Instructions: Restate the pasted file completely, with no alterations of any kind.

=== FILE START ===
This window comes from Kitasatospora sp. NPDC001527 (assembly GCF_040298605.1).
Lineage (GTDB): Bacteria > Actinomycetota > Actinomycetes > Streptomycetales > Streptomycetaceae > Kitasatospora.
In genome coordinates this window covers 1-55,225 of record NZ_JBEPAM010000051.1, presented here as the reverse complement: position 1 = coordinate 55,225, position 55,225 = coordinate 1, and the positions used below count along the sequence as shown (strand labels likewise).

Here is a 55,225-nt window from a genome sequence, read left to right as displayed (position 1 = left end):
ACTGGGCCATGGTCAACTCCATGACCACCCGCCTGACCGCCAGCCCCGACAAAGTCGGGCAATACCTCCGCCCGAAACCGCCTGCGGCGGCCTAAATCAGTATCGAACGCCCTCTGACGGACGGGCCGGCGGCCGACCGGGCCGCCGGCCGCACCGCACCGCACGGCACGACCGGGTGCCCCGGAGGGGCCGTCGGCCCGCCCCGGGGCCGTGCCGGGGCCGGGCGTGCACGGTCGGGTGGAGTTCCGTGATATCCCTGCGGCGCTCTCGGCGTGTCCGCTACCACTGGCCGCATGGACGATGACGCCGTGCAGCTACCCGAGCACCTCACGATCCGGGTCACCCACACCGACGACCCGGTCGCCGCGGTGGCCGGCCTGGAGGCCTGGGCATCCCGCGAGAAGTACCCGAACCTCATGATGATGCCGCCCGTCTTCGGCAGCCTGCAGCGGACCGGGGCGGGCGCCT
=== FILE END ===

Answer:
This window comes from Kitasatospora sp. NPDC001527 (assembly GCF_040298605.1).
Lineage (GTDB): Bacteria > Actinomycetota > Actinomycetes > Streptomycetales > Streptomycetaceae > Kitasatospora.
In genome coordinates this window covers 1-55,225 of record NZ_JBEPAM010000051.1, presented here as the reverse complement: position 1 = coordinate 55,225, position 55,225 = coordinate 1, and the positions used below count along the sequence as shown (strand labels likewise).

Here is a 55,225-nt window from a genome sequence, read left to right as displayed (position 1 = left end):
ACTGGGCCATGGTCAACTCCATGACCACCCGCCTGACCGCCAGCCCCGACAAAGTCGGGCAATACCTCCGCCCGAAACCGCCTGCGGCGGCCTAAATCAGTATCGAACGCCCTCTGACGGACGGGCCGGCGGCCGACCGGGCCGCCGGCCGCACCGCACCGCACGGCACGACCGGGTGCCCCGGAGGGGCCGTCGGCCCGCCCCGGGGCCGTGCCGGGGCCGGGCGTGCACGGTCGGGTGGAGTTCCGTGATATCCCTGCGGCGCTCTCGGCGTGTCCGCTACCACTGGCCGCATGGACGATGACGCCGTGCAGCTACCCGAGCACCTCACGATCCGGGTCACCCACACCGACGACCCGGTCGCCGCGGTGGCCGGCCTGGAGGCCTGGGCATCCCGCGAGAAGTACCCGAACCTCATGATGATGCCGCCCGTCTTCGGCAGCCTGCAGCGGACCGGGGCGGGCGCCT